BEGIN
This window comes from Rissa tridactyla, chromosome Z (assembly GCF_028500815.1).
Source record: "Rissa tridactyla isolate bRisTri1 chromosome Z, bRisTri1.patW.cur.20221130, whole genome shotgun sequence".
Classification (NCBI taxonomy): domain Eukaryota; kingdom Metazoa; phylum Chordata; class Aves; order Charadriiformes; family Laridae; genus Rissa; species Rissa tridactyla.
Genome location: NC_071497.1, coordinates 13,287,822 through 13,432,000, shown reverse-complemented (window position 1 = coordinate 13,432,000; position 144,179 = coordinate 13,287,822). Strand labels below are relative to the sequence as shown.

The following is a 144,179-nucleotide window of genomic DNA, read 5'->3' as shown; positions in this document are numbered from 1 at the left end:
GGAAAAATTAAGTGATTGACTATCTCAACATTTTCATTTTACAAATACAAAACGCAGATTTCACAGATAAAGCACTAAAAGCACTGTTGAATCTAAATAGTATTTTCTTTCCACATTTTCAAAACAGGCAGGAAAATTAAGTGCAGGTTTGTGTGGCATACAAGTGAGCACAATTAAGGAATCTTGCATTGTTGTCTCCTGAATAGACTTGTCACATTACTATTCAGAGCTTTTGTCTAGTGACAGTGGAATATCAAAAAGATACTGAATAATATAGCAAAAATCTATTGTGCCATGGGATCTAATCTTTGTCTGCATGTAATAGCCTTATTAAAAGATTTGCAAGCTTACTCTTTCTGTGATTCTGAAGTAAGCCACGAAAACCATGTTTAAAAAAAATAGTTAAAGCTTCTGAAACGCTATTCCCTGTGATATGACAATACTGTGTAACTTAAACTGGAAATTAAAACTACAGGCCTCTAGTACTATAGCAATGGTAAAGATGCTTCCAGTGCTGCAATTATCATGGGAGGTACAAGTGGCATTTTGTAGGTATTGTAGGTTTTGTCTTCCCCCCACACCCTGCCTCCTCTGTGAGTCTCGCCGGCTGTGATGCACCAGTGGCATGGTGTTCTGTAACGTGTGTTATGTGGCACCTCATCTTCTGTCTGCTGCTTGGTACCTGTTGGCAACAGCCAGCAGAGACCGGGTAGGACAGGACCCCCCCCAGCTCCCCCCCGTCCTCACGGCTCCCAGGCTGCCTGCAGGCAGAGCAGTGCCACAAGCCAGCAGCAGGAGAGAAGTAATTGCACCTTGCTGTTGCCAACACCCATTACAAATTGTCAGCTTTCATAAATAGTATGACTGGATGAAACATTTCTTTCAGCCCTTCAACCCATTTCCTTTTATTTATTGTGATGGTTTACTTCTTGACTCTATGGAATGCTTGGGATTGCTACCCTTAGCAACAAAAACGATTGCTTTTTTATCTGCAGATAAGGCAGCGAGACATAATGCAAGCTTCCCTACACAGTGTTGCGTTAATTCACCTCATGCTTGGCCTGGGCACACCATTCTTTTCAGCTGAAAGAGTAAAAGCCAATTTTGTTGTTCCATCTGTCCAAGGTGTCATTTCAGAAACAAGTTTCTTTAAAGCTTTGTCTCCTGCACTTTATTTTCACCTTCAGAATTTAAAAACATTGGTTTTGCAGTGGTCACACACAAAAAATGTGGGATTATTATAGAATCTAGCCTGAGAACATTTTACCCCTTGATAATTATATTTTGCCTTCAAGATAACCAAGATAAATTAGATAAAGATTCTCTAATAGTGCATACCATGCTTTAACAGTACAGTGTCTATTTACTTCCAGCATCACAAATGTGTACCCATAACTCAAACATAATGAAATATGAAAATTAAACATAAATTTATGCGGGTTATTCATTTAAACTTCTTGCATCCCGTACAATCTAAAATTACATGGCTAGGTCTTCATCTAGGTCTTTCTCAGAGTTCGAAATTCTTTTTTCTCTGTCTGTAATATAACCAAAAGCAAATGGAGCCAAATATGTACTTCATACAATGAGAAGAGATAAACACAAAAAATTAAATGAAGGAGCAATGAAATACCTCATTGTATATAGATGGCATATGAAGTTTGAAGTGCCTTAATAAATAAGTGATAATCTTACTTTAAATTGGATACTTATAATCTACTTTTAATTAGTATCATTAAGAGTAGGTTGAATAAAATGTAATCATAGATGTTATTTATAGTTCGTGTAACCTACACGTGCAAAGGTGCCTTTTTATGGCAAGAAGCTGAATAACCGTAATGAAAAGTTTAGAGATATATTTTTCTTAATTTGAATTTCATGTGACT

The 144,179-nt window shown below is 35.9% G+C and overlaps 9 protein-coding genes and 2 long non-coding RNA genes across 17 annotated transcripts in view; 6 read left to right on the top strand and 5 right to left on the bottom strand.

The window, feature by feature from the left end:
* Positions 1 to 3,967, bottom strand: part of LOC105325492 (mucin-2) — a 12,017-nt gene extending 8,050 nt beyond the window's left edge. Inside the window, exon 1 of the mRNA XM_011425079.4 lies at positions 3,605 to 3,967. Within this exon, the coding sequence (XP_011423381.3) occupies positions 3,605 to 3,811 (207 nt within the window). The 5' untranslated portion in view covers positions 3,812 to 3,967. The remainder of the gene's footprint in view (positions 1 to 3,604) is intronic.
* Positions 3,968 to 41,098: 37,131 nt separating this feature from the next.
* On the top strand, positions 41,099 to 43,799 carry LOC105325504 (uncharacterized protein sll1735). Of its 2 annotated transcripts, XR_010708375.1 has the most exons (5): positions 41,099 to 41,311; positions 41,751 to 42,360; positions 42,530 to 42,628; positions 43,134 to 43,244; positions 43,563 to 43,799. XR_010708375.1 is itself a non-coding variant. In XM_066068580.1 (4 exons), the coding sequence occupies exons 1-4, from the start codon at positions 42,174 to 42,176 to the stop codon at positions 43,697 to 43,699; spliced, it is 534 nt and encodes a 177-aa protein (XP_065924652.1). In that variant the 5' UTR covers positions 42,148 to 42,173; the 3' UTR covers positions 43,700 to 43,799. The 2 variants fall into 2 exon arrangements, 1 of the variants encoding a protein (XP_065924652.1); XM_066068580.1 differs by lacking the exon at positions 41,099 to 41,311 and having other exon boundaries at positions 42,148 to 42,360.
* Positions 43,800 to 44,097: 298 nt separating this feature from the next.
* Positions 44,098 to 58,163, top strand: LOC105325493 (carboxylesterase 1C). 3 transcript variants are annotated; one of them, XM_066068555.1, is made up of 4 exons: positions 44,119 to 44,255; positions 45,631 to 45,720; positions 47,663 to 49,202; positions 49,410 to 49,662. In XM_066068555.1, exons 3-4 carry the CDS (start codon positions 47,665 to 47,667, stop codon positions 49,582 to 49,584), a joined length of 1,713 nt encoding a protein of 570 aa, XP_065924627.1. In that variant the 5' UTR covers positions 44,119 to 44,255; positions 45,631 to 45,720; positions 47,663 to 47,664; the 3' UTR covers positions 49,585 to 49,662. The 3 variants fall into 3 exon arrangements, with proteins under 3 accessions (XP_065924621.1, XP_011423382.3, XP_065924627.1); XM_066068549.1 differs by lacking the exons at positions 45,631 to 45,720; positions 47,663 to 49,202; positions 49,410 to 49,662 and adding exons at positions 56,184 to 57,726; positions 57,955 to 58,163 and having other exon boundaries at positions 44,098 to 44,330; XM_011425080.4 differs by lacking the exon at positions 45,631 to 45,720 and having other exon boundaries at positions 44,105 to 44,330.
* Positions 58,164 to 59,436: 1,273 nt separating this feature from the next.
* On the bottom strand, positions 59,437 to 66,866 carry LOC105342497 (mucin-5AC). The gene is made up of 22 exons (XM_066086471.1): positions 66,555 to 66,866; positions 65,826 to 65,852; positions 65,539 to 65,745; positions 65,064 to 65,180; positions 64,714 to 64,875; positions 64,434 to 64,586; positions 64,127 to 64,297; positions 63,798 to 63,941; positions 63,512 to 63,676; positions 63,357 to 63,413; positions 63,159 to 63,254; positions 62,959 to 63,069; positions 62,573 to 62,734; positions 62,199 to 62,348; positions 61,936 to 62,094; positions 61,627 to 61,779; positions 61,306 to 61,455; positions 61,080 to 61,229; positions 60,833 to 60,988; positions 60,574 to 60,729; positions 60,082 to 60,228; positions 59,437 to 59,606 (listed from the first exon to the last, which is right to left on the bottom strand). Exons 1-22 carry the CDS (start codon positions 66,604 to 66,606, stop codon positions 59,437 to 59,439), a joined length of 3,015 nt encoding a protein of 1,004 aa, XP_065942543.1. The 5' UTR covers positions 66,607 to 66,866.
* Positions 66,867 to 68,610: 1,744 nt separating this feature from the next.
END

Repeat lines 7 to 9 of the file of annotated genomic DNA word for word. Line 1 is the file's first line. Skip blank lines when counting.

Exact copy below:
The 144,179-nt window shown below is 35.9% G+C and overlaps 9 protein-coding genes and 2 long non-coding RNA genes across 17 annotated transcripts in view; 6 read left to right on the top strand and 5 right to left on the bottom strand.

The window, feature by feature from the left end:
* Positions 1 to 3,967, bottom strand: part of LOC105325492 (mucin-2) — a 12,017-nt gene extending 8,050 nt beyond the window's left edge. Inside the window, exon 1 of the mRNA XM_011425079.4 lies at positions 3,605 to 3,967. Within this exon, the coding sequence (XP_011423381.3) occupies positions 3,605 to 3,811 (207 nt within the window). The 5' untranslated portion in view covers positions 3,812 to 3,967. The remainder of the gene's footprint in view (positions 1 to 3,604) is intronic.